Prescription Drug Abuse Drops Among U.S. Young Adults
MONDAY, Sept. 24 -- Prescription drug abuse among young adults ages 18 to 25 in the United States fell 14 percent between 2010 and 2011, according to a federal report released Monday.
During that time, the number of young adults who reported using prescription drugs for non-medical purposes in the last month decreased from 2 million to 1.7 million. However, prescription drug abuse among children ages 12 to 17 and among adults 26 and older remained unchanged.
The 2011 National Survey on Drug Use and Health also found that rates of drinking, binge drinking and heavy drinking in the past month among underage people continued to decline from 2002, the U.S. Substance Abuse and Mental Health Services Administration said.
Among young people ages 12 to 20, past month alcohol use fell from nearly 29 percent in 2002 to about 25 percent in 2011. Binge drinking -- consuming five or more drinks on a single occasion on at least one day in the past month -- declined from more than 19 percent to about 16 percent, and heavy drinking decreased from about 6 percent to 4.4 percent.
The use of illicit drugs remained stable. Illicit drug use within the past month was reported by 8.7 percent of Americans aged 12 and older in 2010, compared to 8.9 percent last year, according to the report released during National Recovery Month.
Marijuana remained the most commonly used illegal drug. It was used by 7 percent of Americans in 2011, compared with nearly 6 percent in 2007. The rate of marijuana use among 12- to 17-year-olds was about the same in 2011 (7.9 percent) as in 2009 (7.4 percent).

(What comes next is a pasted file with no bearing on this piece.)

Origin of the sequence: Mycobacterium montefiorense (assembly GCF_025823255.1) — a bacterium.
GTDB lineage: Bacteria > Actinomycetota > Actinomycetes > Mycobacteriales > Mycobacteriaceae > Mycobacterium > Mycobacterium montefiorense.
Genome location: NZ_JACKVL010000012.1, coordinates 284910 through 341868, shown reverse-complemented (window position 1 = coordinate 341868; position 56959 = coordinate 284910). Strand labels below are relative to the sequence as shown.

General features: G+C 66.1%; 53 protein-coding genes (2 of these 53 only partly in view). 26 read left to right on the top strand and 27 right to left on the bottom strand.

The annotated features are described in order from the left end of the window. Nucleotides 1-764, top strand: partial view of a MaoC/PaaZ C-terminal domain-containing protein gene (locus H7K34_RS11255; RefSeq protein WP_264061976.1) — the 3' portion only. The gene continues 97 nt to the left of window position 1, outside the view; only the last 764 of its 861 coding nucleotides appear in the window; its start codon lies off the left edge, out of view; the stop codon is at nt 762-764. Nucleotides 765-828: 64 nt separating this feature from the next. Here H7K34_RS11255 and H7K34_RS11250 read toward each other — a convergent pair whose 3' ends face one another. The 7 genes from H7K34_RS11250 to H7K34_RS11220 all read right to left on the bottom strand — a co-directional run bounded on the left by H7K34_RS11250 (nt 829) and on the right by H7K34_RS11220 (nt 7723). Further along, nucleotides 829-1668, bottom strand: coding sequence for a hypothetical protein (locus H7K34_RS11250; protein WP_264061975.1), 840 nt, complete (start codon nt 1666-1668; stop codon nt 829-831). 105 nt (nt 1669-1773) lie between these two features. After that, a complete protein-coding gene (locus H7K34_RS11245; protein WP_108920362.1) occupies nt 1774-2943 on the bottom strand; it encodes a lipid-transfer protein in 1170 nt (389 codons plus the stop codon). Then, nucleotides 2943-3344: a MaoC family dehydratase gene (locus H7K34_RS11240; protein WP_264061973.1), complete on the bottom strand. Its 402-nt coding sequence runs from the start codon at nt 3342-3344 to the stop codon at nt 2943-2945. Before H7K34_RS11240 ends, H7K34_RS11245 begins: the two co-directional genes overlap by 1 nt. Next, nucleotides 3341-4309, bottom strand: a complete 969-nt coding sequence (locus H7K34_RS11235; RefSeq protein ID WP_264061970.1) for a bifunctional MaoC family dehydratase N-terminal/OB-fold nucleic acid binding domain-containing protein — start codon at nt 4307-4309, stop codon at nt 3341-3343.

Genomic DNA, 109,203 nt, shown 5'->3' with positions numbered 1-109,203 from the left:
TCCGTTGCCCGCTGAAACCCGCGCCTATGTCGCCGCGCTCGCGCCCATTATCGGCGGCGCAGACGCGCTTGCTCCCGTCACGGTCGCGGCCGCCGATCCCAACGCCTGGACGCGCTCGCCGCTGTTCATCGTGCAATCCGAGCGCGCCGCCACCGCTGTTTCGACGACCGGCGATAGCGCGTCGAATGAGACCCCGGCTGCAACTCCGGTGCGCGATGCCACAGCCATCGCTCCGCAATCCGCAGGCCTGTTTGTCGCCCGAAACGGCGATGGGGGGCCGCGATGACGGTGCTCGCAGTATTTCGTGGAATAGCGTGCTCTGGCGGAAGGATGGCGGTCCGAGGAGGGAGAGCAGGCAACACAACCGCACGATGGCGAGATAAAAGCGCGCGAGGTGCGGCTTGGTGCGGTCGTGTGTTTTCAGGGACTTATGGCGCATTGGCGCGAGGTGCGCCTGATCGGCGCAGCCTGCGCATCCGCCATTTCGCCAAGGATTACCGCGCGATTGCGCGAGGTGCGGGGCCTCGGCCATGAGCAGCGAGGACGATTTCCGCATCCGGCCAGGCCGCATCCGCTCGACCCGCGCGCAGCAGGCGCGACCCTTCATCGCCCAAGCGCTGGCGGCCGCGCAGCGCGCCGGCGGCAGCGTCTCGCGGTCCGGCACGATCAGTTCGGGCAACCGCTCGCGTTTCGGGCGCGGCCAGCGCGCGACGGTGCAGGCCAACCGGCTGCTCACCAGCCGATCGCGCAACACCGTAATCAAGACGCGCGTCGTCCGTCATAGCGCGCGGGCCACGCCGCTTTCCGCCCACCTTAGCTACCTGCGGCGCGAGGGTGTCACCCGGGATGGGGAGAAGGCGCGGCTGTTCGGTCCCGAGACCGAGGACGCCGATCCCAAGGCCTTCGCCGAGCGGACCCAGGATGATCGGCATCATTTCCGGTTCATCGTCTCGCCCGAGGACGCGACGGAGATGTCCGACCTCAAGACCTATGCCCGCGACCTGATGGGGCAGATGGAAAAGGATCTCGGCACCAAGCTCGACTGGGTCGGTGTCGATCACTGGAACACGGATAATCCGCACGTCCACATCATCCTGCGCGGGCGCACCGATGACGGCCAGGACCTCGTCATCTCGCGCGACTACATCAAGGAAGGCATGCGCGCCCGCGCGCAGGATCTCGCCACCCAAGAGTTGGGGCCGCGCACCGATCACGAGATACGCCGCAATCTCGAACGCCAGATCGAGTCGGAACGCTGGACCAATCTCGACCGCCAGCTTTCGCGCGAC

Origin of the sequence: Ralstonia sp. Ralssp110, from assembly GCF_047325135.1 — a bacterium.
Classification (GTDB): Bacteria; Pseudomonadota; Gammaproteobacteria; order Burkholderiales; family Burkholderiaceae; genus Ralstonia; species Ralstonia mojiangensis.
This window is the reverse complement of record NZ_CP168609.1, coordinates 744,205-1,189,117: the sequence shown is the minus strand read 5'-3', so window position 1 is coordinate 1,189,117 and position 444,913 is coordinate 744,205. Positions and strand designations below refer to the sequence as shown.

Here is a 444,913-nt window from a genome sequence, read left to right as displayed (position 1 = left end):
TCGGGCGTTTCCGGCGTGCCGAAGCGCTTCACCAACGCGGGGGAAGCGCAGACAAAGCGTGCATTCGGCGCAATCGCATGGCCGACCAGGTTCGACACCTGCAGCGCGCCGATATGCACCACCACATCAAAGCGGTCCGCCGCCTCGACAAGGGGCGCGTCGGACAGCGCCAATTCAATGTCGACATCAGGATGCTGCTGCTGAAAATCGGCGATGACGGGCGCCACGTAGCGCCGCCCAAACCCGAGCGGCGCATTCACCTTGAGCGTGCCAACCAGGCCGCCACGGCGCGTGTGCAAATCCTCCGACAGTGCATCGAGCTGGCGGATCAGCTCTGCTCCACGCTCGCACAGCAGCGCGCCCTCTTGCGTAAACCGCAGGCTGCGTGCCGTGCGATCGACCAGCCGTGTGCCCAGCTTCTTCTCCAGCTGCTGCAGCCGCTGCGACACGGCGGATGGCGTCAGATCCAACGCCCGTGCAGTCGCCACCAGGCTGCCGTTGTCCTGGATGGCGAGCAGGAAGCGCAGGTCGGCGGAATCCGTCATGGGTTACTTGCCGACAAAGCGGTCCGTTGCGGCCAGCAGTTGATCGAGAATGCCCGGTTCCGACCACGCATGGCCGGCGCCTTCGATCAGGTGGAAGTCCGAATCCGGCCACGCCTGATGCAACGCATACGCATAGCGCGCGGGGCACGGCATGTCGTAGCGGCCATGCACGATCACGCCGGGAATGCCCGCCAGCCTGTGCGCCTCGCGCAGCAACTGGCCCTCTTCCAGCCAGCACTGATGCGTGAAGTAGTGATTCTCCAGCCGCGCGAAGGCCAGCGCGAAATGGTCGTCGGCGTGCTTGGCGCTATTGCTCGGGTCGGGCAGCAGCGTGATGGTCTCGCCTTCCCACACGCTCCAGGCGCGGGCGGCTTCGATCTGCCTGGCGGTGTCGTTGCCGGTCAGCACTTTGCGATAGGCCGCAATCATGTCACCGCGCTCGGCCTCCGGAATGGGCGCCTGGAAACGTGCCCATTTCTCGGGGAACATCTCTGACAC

Among the other findings:
- The number of people who reported heroin use in the past year rose from 373,000 in 2007 to 620,000 in 2011.
- Between 2006 and 2011, there were reductions in reported past month use of cocaine (44 percent) and of methamphetamine (40 percent). There was a 19 percent decrease in past-month use of hallucinogens between 2010 and 2011.
- Past month use of tobacco by 12- to 17-year-olds continued to decline from more than 15 percent in 2002, to 10.7 percent in 2010 and 10 percent in 2011.
"These findings show that national efforts to address the problem of prescription drug misuse may be beginning to bear fruit and we must continue to apply this pressure to drive down this and other forms of substance use," SAMHSA Administrator Pamela Hyde said in an agency news release.
"Behind each of these statistics are individuals, families and communities suffering from the consequences of abuse and addiction. We must continue to promote robust prevention, treatment and recovery programs throughout our country," she added.
Gil Kerlikowske, director of National Drug Control Policy, said in the news release: "Drug use in this country creates too many obstacles to opportunity -- especially for young people. The good news is that we are not powerless against this problem. By emphasizing prevention and treatment, as well as smart law enforcement efforts that break the cycle of drug use, crime and incarceration, we know we can reduce drug use and its consequences in America."
The U.S. National Institute on Drug Abuse explains how to identify and prevent prescription drug abuse.
Posted: September 2012
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